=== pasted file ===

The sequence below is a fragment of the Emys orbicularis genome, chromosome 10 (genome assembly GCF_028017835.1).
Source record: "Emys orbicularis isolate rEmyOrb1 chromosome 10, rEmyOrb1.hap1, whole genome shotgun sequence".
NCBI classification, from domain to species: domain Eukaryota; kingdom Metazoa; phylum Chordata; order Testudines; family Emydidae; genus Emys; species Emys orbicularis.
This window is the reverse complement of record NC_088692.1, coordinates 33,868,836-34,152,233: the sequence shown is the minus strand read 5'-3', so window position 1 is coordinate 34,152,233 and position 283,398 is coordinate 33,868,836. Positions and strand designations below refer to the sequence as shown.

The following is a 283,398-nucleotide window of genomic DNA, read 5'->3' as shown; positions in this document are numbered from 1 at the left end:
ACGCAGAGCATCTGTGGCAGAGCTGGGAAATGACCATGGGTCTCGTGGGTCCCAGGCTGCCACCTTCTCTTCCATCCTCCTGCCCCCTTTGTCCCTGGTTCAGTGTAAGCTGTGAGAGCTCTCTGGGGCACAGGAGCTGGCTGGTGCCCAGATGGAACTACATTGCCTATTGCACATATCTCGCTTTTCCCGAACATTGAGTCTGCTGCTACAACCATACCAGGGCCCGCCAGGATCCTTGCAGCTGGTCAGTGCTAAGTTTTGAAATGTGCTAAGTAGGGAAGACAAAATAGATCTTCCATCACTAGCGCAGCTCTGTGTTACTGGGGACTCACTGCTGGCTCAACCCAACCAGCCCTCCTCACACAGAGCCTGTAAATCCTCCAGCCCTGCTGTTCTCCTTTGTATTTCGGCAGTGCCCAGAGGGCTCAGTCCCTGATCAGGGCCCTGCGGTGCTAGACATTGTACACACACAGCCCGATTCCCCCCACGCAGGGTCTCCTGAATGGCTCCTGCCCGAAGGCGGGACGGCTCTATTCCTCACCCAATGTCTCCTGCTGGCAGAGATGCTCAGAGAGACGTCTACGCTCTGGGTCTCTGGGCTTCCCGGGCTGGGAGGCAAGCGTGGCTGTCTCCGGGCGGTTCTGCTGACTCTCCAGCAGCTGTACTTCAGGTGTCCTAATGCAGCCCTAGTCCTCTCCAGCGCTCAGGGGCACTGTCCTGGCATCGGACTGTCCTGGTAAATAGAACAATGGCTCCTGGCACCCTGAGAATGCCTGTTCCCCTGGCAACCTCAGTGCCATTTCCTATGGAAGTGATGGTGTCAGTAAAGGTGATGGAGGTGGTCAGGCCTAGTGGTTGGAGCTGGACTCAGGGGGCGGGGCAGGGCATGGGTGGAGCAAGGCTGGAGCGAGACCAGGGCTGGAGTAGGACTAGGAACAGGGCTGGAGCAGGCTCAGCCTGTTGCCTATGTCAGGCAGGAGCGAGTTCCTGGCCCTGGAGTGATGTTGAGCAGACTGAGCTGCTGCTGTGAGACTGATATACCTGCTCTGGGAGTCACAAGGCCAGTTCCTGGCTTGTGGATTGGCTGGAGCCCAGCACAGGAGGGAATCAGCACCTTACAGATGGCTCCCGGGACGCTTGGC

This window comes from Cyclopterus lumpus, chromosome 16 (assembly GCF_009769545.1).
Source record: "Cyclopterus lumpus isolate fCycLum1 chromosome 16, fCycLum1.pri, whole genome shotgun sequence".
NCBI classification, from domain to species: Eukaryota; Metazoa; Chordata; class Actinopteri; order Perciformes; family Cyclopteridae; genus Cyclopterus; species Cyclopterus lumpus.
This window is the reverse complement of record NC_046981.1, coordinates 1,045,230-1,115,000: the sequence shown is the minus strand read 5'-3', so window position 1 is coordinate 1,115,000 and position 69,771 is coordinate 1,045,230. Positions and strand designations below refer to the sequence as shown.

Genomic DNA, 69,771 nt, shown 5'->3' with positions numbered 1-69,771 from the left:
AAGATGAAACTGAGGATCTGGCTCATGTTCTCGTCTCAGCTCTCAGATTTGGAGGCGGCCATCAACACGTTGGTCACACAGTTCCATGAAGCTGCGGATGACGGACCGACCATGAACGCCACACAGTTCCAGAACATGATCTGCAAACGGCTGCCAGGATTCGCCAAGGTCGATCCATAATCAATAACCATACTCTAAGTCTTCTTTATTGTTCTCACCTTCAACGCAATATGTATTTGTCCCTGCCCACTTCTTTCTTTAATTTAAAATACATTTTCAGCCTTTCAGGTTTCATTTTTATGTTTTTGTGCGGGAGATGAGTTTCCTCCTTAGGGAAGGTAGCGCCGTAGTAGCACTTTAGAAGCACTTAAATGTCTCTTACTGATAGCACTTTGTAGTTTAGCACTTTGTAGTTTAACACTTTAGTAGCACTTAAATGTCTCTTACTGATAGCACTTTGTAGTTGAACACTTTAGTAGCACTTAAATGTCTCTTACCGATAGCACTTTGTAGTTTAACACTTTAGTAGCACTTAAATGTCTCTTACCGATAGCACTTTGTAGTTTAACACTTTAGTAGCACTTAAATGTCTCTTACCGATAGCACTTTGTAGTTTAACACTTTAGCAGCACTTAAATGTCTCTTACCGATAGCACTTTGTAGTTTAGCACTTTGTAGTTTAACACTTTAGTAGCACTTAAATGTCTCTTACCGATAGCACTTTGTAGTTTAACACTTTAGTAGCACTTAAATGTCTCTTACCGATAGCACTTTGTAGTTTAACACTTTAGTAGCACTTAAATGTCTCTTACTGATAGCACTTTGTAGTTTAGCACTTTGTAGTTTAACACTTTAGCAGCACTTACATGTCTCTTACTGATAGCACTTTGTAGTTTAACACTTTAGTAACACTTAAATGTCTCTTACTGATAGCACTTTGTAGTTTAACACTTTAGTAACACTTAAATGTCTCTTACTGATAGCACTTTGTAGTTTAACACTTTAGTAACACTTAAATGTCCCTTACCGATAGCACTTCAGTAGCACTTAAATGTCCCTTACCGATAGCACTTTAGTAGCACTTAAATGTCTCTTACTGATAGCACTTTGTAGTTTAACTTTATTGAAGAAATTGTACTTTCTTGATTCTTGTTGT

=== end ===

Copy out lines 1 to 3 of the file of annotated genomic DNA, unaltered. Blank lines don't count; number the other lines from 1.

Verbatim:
The sequence below is a fragment of the Emys orbicularis genome, chromosome 10 (genome assembly GCF_028017835.1).
Source record: "Emys orbicularis isolate rEmyOrb1 chromosome 10, rEmyOrb1.hap1, whole genome shotgun sequence".
NCBI classification, from domain to species: domain Eukaryota; kingdom Metazoa; phylum Chordata; order Testudines; family Emydidae; genus Emys; species Emys orbicularis.